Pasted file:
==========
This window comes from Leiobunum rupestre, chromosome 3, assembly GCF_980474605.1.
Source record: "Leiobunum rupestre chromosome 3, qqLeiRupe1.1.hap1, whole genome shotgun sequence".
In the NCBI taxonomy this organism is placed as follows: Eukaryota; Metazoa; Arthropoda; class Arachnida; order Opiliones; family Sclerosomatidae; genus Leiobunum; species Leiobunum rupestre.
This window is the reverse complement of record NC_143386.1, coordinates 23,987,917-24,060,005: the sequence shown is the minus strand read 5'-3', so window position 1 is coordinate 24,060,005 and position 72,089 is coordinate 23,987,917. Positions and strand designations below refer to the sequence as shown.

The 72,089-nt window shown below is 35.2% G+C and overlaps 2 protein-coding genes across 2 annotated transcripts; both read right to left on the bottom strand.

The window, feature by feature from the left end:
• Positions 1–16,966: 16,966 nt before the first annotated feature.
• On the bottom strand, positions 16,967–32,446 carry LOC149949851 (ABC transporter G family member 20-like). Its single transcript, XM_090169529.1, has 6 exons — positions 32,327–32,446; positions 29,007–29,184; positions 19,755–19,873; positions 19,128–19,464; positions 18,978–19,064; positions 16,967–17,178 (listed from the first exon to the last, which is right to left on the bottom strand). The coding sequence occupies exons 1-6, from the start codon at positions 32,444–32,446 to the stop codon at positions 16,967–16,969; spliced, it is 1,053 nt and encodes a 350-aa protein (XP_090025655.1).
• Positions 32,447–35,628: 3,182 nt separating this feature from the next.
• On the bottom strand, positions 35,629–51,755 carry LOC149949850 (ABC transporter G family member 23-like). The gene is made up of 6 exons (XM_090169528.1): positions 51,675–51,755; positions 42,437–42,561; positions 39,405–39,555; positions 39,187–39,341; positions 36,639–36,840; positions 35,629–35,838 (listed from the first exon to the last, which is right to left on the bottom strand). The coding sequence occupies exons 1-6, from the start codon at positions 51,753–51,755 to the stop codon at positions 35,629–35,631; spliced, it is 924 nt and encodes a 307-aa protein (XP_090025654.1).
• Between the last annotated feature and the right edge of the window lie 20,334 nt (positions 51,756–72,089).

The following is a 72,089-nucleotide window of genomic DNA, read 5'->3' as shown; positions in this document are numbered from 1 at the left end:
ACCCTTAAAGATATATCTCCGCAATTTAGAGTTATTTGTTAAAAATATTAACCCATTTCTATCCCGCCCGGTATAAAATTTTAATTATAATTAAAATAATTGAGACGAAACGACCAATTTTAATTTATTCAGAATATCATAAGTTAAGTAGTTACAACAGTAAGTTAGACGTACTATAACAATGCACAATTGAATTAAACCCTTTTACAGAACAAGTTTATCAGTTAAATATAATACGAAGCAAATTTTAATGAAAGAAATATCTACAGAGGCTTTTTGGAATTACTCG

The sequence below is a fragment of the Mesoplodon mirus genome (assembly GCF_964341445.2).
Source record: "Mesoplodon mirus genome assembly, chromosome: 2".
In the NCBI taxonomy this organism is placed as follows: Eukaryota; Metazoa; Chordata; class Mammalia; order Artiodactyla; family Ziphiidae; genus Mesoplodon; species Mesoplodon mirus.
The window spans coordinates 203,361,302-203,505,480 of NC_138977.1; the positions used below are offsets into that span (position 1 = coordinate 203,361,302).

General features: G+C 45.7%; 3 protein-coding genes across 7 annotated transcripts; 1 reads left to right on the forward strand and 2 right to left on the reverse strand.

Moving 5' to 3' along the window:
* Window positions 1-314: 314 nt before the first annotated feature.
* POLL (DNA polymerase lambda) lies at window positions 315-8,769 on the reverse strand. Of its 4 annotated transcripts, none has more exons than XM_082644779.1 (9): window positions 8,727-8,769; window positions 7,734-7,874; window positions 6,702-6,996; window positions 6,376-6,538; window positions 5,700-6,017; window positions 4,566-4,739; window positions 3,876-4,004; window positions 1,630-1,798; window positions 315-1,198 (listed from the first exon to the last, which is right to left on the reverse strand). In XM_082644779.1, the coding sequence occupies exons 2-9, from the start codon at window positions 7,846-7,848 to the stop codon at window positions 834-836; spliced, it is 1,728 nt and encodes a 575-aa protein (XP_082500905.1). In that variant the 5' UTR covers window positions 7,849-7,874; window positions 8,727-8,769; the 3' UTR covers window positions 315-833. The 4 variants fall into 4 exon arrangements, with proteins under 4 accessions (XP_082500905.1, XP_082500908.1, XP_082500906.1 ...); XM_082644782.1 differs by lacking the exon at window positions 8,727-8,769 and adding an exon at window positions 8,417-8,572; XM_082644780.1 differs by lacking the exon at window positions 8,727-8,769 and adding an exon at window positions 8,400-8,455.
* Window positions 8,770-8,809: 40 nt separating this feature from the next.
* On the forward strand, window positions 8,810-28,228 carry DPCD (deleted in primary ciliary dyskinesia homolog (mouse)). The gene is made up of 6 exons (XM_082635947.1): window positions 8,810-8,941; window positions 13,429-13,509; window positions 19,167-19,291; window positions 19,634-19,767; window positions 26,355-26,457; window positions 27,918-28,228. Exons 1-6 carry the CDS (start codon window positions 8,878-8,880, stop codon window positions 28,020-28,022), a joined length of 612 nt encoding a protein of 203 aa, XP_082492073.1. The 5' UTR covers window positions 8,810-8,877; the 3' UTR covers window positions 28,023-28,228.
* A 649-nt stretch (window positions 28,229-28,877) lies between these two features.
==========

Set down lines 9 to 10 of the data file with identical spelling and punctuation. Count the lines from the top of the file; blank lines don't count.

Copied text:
• Positions 32,447–35,628: 3,182 nt separating this feature from the next.
• On the bottom strand, positions 35,629–51,755 carry LOC149949850 (ABC transporter G family member 23-like). The gene is made up of 6 exons (XM_090169528.1): positions 51,675–51,755; positions 42,437–42,561; positions 39,405–39,555; positions 39,187–39,341; positions 36,639–36,840; positions 35,629–35,838 (listed from the first exon to the last, which is right to left on the bottom strand). The coding sequence occupies exons 1-6, from the start codon at positions 51,753–51,755 to the stop codon at positions 35,629–35,631; spliced, it is 924 nt and encodes a 307-aa protein (XP_090025654.1).